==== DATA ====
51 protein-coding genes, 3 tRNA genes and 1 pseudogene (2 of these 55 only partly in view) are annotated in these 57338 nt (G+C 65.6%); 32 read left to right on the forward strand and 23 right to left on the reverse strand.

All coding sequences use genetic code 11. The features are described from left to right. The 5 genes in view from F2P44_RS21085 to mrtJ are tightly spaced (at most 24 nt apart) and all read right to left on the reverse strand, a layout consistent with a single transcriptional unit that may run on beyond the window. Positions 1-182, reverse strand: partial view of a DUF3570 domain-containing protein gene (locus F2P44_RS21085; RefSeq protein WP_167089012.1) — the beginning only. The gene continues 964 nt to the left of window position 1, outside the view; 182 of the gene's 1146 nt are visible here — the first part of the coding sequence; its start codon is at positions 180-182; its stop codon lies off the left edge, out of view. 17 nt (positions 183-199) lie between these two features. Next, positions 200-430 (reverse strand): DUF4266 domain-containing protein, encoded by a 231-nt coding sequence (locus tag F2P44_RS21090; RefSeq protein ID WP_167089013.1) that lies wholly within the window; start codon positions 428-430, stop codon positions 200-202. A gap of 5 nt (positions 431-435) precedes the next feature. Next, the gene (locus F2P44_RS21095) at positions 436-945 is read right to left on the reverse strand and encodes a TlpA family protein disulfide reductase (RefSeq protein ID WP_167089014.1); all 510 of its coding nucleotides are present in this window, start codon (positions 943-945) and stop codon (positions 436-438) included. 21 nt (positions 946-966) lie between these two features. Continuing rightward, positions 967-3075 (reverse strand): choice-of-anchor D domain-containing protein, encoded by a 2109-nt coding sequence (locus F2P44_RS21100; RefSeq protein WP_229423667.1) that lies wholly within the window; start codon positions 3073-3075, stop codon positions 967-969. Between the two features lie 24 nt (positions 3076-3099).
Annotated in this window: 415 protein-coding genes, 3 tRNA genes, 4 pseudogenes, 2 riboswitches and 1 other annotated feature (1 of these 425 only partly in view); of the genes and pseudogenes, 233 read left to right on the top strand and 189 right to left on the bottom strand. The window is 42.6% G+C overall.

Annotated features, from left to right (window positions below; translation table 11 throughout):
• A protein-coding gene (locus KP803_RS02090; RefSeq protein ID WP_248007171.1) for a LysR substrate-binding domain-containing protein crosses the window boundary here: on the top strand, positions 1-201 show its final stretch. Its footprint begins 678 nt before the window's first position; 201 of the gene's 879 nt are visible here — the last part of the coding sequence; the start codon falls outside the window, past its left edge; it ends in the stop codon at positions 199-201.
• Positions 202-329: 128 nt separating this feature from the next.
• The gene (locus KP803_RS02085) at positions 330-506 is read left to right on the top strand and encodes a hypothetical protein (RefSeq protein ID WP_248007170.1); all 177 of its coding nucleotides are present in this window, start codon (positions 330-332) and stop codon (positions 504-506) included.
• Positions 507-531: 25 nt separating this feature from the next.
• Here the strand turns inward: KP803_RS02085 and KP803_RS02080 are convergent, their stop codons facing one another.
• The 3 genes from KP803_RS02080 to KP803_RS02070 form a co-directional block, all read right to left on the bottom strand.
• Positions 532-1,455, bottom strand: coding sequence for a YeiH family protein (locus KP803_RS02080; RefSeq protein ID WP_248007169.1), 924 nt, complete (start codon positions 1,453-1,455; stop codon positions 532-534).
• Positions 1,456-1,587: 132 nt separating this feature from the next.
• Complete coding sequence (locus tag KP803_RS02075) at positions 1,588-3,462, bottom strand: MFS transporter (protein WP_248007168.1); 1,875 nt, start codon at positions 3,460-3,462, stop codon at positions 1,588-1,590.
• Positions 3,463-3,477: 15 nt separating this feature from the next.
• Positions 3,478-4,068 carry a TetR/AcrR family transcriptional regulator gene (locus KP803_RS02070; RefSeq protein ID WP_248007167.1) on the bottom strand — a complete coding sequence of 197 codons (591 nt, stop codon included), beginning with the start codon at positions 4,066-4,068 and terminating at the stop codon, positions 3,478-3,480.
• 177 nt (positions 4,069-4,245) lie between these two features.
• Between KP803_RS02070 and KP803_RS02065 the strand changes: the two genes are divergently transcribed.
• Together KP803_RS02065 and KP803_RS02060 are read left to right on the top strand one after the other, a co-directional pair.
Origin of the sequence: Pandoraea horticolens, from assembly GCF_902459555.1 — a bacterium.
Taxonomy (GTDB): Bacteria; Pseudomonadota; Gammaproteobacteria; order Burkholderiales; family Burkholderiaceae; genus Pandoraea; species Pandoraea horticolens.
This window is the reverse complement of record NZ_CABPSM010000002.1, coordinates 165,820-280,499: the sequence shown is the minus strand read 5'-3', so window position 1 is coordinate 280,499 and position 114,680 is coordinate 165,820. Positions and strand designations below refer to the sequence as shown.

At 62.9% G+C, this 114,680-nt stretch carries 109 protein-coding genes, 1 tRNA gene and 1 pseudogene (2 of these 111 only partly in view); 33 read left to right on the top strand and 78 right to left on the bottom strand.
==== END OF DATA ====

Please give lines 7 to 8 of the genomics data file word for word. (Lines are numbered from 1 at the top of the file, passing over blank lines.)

• The gene (locus KP803_RS02085) at positions 330-506 is read left to right on the top strand and encodes a hypothetical protein (RefSeq protein ID WP_248007170.1); all 177 of its coding nucleotides are present in this window, start codon (positions 330-332) and stop codon (positions 504-506) included.
• Positions 507-531: 25 nt separating this feature from the next.